Haiti: Whether Haitians who have lived abroad for a long time are at risk if they return to the country; the kinds of risks they might face; whether their return could represent a threat to their families and, if so, what kind of threat their families would face and from whom (2015-November 2018) [HTI106204.FE]

Haiti: Whether Haitians who have lived abroad for a long time are at risk if they return to the country; the kinds of risks they might face; whether their return could represent a threat to their families and, if so, what kind of threat their families would face and from whom (2015-November 2018)

1. Targets of Crime

In correspondence with the Research Directorate, a coordinator of the Support Group for Repatriates and Refugees (Groupe d’appui aux rapatriés et réfugiés, GARR) [1] stated that Haitians who return to Haiti after living abroad for a long time do not face any specific risks solely because they are returning to the country (GARR 14 Nov. 2018). Sociology professor Jean Eddy Saint Paul [2] also stated, in correspondence with the Research Directorate, that although one cannot say without [translation] “exaggerating” that anyone who returns to or who is deported to Haiti after living in the United States or Canada for a long time is “typified” or “indexed” by thugs, the risk of being targeted by criminals is “real” and, for those returning to large cities (Port-au-Prince, Cap-Haïtien, Gonaïves, Cayes, Jérémie, Jacmel, Hinche) or areas in their vicinity, “high” (Saint Paul 19 Nov. 2018). In correspondence with the Research Directorate, a program director at the National Human Rights Defense Network (Réseau national de défense des droits humains, RNDDH) [3] also stated that people returning to the country are [translation] “neither automatically nor systematically targeted,” but they “are at risk of being victims if the people around them are aware of the fact that they are returning from abroad” and believe them to have a lot of money (RNDDH 27 Nov. 2018).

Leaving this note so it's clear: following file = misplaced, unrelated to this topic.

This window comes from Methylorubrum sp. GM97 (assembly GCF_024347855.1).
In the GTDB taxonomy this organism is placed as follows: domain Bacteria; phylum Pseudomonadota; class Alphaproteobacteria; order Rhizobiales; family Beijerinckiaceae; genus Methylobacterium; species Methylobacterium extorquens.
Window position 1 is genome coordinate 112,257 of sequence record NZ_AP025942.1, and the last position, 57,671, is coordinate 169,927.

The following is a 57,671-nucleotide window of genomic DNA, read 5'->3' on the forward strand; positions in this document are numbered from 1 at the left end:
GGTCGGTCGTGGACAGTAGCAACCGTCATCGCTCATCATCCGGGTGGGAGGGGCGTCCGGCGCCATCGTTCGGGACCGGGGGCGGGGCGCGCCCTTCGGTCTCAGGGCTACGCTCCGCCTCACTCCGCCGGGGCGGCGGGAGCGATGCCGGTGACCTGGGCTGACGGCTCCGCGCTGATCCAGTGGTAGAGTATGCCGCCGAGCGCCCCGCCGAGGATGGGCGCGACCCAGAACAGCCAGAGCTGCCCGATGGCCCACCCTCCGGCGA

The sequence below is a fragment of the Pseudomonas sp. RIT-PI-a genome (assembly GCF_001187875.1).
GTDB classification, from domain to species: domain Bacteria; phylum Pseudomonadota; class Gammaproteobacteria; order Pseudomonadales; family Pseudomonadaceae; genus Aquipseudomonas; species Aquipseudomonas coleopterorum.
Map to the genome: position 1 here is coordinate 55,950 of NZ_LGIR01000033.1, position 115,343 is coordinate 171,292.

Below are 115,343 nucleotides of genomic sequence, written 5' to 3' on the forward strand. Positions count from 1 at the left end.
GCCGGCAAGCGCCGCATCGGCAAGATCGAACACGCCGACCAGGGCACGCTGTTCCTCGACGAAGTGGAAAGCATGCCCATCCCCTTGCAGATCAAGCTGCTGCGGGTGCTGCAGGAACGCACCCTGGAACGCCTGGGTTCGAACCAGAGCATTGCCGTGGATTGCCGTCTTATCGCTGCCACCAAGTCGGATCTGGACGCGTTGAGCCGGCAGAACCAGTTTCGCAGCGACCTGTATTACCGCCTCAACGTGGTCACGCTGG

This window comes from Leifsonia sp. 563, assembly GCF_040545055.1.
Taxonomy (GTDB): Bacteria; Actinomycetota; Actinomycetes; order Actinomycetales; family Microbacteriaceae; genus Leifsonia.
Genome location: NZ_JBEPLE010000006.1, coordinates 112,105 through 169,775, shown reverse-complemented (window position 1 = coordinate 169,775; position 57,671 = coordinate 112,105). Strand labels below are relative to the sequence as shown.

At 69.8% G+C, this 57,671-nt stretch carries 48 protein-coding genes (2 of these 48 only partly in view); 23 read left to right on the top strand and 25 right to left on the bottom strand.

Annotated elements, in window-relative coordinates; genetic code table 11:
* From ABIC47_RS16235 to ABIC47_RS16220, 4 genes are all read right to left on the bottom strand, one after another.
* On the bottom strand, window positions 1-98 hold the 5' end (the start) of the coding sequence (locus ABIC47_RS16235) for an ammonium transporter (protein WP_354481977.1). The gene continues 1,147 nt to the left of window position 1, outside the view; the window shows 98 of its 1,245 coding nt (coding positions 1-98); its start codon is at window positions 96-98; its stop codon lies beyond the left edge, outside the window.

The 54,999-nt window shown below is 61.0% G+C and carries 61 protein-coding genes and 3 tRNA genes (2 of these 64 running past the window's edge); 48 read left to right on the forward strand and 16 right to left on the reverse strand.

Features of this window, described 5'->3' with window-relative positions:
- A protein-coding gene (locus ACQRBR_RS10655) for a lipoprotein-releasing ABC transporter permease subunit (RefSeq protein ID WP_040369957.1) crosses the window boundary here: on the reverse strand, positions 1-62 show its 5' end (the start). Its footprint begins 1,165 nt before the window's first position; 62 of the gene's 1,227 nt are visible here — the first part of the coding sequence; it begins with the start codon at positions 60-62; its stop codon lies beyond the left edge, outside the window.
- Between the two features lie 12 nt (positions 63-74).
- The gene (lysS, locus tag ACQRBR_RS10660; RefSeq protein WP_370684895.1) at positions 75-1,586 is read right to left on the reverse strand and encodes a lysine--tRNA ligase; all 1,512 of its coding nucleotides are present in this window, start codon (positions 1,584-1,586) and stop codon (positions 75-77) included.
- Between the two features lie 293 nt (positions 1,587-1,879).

Sources explained that people who return to Haiti face risks because they are perceived as being wealthy or as having access to money (RNDDH 27 Nov. 2018; Saint Paul 19 Nov. 2018; Lawyer 19 Nov. 2018; ICDH 15 Nov. 2018; GARR 14 Nov. 2018). GARR reported that returnees arriving, for example, from the Dominican Republic, are considered individuals who [translation] “have nothing,” but those coming back from the United States, Canada or France are perceived as returning with money (GARR 14 Nov. 2018). Jean Eddy Saint Paul explained the following:

[translation]

Much of the Haitian population believes that a person living in the diaspora (yon dyaspora), that is, someone who has lived outside the country, has considerable economic capital (se yon moun ki gen lajan). … Although that is pure fiction, it does not keep bandits and criminals from believing that those who have lived abroad, even for a relatively short time, have a lot of money. (Saint Paul 19 Nov. 2018, italics in the original)

In a telephone interview with the Research Directorate, a Haitian human rights lawyer and co-director of the Advocates Plus (Défenseurs Plus) [4] collective noted that people who spend time around Toussaint-Louverture International Airport are targeted by criminals, because the latter perceive them as having returned from abroad and as having access to money (Lawyer 19 Nov. 2018). In correspondence with the Research Directorate, the director of the Citizens’ Initiative for Human Rights (Initiative citoyenne pour les droits de l’homme, ICDH) [5] similarly reported that [translation] “to address the lack of security” around the international airport, the authorities stopped motorbike traffic in that area approximately one year ago, because the people who were killed upon their return from abroad were killed by people on motorbikes (ICDH 16 Nov. 2018). An article from a Haitian news website reports that on 4 April 2018, Haiti’s National Police launched an operation to reduce crime around Toussaint-Louverture International Airport, [translation] “where many attacks on travellers have been registered in recent days,” notably by controlling motorbike traffic, with motorbikes being prohibited around the airport (Rezo Nòdwès 4 Apr. 2018).

GARR noted that the risk of being targeted by criminals for one’s perceived wealth is faced daily in Haiti by anyone who carries out income-generating activities (GARR 14 Nov. 2018). Sources reported that the risks faced by people returning from abroad who are considered wealthy include kidnapping and/or being held for ransom, murder (Saint Paul 19 Nov. 2018; Lawyer 19 Nov. 2018; GARR 16 Nov. 2018) and robbery (Lawyer 19 Nov. 2018; GARR 16 Nov. 2018). The ICDH also stated that they could be subjected to threats, in addition to being robbed or killed (ICDH 16 Nov. 2018). For further information on the risks faced by people who are considered wealthy in Haiti, see Response to Information Request HTI106116 of June 2018.